More often than not, we romanticize the past. The ancient Greek Poet Hesiod described his culture’s belief that the world began with a Golden Age, followed by a Silver Age, a Bronze Age, then a general continuance of decline to the Shit Age of his own 8th century BC. Although I have paraphrased the last bit, we can draw clear parallels to the Garden of Eden, The Roman Republic, and for the Republicans of my day, the Reagan era. We similarly romanticize our own pasts, a predictable tendency as life invariably follows a trajectory from promise to at least physical ruin.
Our sense of the present, usually a reflection of current conditions, fills the wide range of human possibility. Thoughts of the future, though, seem divided into two main camps—the apocalyptic and the hopeful.
For a child growing up in 1980s America, apocalypse ruled the day, our collective futures seeming to mushroom up over the quaking skylines of New York City and Moscow. My generation associated the word “silo” with the word “missile.” In 1983, the ABC network aired an original movie called The Day After that detailed the weeks leading up to a nuclear war and the war’s resulting fallout. The movie played during primetime and more than 100 million people watched it. I never saw The Day After again after that initial viewing, but I still remember the scene of children on a playground, bouncing balls and running around while an electro-magnetic pulse wave churned toward them from a nearby target point, obliterating everyone and everything in an instant. That was the future.
Dread for tomorrow was not a new phenomenon, however. German 19th century poet and writer Heinrich Heine had this to say: “The future smells of Russian leather, of blood, of godlessness and of much whipping.”
In current fiction, most notably in novels for young adults, dystopian futures serve as popular settings. Since Lois Lowry’s The Giver (1993), pre-teen and teenaged protagonists have generally picked their way through ruined cities, been orphaned, enslaved, tortured, and sometimes made to kill each other for sport. There seem to be more novels of this sort every year. They sell.
No one, though, writes much about any future utopias. I guess the hopeful don’t spend their lives crouched over a keyboard. And, of course, stories interest us with conflict. We appreciate some whipping.
No one, either, seems to predict a future continuance of the plodding sameness to which most of our individual lives stick. Something big approaches. I don’t mean to imply that change isn’t happening—the Digital Age has offered plenty to alter our lifestyles—but it happens slowly enough for most of us to adapt, and overall, the human score appears largely unchanged. That said, I will make a few predictions of my own:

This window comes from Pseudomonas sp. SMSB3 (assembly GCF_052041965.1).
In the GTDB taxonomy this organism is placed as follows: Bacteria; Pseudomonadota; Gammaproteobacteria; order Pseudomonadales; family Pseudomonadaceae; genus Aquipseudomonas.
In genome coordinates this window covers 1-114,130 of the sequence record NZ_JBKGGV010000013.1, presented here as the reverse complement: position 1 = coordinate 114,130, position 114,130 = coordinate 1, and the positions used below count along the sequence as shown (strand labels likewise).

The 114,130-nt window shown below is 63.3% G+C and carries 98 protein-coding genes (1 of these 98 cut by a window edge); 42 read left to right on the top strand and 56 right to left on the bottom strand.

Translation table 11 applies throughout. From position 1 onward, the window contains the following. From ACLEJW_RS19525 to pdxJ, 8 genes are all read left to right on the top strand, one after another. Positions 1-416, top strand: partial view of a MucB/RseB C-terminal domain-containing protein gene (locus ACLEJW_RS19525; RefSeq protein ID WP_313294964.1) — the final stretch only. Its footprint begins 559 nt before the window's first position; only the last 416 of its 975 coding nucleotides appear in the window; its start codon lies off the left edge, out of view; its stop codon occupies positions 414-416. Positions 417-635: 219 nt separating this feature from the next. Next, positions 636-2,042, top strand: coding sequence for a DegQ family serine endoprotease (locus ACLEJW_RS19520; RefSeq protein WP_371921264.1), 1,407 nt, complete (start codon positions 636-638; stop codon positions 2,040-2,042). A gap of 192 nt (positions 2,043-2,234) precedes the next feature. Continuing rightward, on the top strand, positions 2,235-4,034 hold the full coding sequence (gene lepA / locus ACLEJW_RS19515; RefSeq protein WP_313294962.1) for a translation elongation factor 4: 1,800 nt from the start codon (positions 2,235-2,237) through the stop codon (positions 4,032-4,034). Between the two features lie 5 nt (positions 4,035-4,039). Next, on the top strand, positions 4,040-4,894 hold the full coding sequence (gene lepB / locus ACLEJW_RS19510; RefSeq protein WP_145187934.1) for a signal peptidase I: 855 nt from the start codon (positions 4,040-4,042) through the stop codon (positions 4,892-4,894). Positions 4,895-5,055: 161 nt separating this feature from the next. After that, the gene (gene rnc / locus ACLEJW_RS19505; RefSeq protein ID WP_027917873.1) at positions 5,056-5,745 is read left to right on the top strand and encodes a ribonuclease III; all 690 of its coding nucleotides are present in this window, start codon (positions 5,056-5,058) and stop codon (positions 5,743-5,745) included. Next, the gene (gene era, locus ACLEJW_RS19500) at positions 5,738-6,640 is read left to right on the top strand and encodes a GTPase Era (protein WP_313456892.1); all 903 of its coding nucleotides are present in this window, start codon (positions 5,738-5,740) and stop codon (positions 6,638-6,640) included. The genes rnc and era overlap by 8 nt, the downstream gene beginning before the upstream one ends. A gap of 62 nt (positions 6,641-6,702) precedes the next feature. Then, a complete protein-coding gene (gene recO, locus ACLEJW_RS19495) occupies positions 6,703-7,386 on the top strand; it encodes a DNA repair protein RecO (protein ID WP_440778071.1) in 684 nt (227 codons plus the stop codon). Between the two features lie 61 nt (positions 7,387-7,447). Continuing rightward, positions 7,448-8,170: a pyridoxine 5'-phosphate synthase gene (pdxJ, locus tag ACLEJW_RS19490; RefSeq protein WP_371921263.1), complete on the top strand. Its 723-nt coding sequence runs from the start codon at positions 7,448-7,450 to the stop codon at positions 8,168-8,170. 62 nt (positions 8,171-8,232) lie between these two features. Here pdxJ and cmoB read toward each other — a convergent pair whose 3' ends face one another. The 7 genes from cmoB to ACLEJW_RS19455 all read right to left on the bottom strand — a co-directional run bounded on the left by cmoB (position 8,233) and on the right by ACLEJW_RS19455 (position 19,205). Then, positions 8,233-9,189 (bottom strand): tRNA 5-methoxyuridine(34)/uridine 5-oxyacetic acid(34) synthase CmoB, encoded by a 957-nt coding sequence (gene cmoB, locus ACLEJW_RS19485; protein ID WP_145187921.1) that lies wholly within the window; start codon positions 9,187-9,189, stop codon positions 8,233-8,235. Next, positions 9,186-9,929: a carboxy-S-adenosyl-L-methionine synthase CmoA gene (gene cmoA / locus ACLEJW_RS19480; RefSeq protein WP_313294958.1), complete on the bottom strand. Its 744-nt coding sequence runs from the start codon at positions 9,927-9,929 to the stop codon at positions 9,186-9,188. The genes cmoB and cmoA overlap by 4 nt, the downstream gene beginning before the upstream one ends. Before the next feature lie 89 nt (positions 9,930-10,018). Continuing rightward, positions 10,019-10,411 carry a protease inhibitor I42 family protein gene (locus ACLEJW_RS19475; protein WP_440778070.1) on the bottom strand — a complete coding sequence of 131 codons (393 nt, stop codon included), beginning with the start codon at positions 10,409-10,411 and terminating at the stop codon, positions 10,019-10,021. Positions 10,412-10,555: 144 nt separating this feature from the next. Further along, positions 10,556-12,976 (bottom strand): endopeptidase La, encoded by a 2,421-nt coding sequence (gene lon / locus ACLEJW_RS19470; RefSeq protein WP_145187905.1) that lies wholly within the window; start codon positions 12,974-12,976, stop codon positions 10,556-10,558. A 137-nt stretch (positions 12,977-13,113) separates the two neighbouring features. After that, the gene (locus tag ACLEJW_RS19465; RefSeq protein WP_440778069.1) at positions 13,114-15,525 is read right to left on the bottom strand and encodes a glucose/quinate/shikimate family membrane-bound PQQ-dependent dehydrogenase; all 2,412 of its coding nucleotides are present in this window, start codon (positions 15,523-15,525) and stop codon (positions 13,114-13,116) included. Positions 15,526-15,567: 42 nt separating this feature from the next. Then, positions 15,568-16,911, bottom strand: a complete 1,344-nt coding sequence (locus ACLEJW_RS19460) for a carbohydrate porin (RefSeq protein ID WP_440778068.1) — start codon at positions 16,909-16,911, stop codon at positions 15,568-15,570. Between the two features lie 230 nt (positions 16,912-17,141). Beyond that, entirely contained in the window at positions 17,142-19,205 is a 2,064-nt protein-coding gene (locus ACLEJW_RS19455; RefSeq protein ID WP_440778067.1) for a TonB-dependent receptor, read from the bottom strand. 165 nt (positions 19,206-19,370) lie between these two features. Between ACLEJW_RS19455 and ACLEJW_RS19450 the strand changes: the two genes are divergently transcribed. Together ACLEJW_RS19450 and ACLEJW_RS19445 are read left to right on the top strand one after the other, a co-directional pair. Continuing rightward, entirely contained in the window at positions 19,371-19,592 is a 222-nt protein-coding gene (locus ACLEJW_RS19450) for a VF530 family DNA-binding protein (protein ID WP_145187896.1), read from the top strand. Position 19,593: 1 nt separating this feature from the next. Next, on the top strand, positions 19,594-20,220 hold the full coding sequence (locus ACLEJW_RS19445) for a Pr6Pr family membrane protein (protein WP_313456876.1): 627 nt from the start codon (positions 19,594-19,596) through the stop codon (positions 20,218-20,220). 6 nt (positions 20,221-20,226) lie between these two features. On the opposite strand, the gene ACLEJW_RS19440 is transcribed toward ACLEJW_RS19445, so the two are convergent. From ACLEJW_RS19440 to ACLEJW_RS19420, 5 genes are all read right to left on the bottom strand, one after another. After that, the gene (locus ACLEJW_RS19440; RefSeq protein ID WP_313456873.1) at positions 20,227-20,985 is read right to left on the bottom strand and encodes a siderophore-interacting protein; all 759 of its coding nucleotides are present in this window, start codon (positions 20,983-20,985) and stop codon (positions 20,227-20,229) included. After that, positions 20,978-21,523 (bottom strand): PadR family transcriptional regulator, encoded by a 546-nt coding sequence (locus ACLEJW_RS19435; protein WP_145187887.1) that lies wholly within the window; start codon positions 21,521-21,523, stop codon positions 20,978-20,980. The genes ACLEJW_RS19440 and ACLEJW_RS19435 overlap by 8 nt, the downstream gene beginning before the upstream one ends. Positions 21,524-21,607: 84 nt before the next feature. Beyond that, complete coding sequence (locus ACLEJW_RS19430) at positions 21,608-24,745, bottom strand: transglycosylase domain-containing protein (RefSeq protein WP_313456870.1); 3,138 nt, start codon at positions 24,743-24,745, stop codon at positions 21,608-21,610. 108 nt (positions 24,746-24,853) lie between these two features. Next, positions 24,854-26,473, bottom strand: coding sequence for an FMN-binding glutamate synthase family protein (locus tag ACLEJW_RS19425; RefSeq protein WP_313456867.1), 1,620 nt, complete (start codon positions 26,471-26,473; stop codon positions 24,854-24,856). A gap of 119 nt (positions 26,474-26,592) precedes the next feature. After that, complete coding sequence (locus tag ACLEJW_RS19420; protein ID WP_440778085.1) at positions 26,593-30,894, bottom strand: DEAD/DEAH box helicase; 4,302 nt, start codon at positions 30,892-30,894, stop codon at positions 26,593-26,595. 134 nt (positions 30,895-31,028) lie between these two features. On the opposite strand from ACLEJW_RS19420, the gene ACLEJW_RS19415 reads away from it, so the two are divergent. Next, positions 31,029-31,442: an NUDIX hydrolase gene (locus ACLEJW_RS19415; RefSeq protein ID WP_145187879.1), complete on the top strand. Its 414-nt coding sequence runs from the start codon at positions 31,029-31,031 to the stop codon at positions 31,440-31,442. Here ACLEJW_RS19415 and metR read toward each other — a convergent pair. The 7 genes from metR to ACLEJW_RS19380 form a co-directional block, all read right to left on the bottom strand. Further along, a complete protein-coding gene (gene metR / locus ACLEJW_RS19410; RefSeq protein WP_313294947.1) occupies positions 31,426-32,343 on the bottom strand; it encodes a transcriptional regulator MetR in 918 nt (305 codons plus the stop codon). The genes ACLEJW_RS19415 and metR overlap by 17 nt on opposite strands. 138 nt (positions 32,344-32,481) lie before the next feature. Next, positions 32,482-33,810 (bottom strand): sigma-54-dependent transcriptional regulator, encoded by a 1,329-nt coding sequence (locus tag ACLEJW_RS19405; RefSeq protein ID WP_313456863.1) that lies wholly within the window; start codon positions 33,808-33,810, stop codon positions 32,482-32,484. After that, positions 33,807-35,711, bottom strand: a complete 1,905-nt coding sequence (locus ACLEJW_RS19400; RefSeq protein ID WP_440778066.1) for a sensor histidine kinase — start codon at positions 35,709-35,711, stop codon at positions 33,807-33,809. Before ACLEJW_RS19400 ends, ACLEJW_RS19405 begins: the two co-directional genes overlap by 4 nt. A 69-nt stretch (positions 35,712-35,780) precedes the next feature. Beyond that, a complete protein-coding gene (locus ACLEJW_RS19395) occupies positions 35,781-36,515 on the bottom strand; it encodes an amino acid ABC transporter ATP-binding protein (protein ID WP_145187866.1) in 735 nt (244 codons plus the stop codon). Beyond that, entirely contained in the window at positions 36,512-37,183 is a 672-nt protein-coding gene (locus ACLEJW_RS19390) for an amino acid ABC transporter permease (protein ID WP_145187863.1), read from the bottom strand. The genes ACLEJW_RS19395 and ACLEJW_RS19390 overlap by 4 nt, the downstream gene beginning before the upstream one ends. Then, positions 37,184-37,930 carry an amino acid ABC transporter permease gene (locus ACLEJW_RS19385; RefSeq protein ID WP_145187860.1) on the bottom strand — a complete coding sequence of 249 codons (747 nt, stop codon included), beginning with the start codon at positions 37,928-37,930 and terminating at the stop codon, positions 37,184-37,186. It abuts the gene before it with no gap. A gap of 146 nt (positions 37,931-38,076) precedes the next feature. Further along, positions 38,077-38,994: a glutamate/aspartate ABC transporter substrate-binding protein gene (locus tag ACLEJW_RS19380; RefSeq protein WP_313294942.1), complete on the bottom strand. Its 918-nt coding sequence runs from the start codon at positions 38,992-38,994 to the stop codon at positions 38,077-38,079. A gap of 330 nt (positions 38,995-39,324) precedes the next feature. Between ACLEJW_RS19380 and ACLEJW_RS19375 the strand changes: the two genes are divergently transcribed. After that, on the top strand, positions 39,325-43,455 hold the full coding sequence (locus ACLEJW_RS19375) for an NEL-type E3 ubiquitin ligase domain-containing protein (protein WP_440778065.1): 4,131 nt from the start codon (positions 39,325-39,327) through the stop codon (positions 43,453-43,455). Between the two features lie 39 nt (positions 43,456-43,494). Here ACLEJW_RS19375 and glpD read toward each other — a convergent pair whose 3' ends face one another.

In the future, some people will be famous, often for no apparent reason, while most others live in almost complete obscurity.
In the future, a few handfuls of rich fuckers will exploit a much larger working-class.
In the future, some people will work insanely hard to help the exploited mentioned above, and mostly get nothing for their efforts.
Many terrible movies will be made and watched and some will win Academy Awards.
A father will tell his teenage daughter to be home by eleven, and she will think, Fuck you, Old Man.
Some of us, or at least me, will wish we could stay in the present, no matter how boring or contrived, or wish we could fall backward into an older future, one that some really hopeful folks dreamed up.
This week’s short story, “Leaving George” by John Duncan Talbird, tells of a future after the robots have taken over and initiated a nuclear holocaust. Talbird’s speculative fiction works in layers—a compelling narrative, a look into the workings of the human heart, even a kind of religious dialogue. The story’s framing adds an excellent texture.
In “Fragment 3,” David Stromberg’s unique premise involves suicide as subversion by oppressed, future humankind. Healing touch becomes a weapon of control. This flash piece accomplishes a lot of haunting in a very little space.
Rachel Unkefer’s poem, “Controlled Falling,” darts in musical bursts, a reflection of our gait. A tightly composed five quintains, “Controlled Falling” swerves gracefully from its analysis of walking to a specific walk and a relationship lurching into the future.
Photo by Vince Lamb